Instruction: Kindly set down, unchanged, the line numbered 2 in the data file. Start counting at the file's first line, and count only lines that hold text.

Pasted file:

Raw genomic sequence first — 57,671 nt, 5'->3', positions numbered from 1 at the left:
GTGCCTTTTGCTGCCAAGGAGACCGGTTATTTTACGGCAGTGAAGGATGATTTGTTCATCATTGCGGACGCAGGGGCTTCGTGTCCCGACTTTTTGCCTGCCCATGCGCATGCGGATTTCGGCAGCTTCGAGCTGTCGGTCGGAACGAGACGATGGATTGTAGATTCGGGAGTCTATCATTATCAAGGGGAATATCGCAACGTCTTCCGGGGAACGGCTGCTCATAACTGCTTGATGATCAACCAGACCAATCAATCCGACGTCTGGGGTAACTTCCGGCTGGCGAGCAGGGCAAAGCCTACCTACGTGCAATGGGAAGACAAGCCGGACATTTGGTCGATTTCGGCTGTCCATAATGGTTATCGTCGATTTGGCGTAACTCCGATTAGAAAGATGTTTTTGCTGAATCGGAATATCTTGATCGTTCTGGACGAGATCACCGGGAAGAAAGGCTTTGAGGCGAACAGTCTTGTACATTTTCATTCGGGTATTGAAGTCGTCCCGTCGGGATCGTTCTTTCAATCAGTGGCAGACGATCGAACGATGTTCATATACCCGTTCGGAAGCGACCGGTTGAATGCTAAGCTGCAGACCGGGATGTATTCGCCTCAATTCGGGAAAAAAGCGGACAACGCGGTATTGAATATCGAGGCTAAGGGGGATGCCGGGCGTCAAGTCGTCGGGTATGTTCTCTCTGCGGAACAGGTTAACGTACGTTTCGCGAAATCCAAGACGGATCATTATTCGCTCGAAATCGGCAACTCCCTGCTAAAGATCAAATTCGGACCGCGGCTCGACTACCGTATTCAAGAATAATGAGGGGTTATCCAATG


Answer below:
GTGCCTTTTGCTGCCAAGGAGACCGGTTATTTTACGGCAGTGAAGGATGATTTGTTCATCATTGCGGACGCAGGGGCTTCGTGTCCCGACTTTTTGCCTGCCCATGCGCATGCGGATTTCGGCAGCTTCGAGCTGTCGGTCGGAACGAGACGATGGATTGTAGATTCGGGAGTCTATCATTATCAAGGGGAATATCGCAACGTCTTCCGGGGAACGGCTGCTCATAACTGCTTGATGATCAACCAGACCAATCAATCCGACGTCTGGGGTAACTTCCGGCTGGCGAGCAGGGCAAAGCCTACCTACGTGCAATGGGAAGACAAGCCGGACATTTGGTCGATTTCGGCTGTCCATAATGGTTATCGTCGATTTGGCGTAACTCCGATTAGAAAGATGTTTTTGCTGAATCGGAATATCTTGATCGTTCTGGACGAGATCACCGGGAAGAAAGGCTTTGAGGCGAACAGTCTTGTACATTTTCATTCGGGTATTGAAGTCGTCCCGTCGGGATCGTTCTTTCAATCAGTGGCAGACGATCGAACGATGTTCATATACCCGTTCGGAAGCGACCGGTTGAATGCTAAGCTGCAGACCGGGATGTATTCGCCTCAATTCGGGAAAAAAGCGGACAACGCGGTATTGAATATCGAGGCTAAGGGGGATGCCGGGCGTCAAGTCGTCGGGTATGTTCTCTCTGCGGAACAGGTTAACGTACGTTTCGCGAAATCCAAGACGGATCATTATTCGCTCGAAATCGGCAACTCCCTGCTAAAGATCAAATTCGGACCGCGGCTCGACTACCGTATTCAAGAATAATGAGGGGTTATCCAATG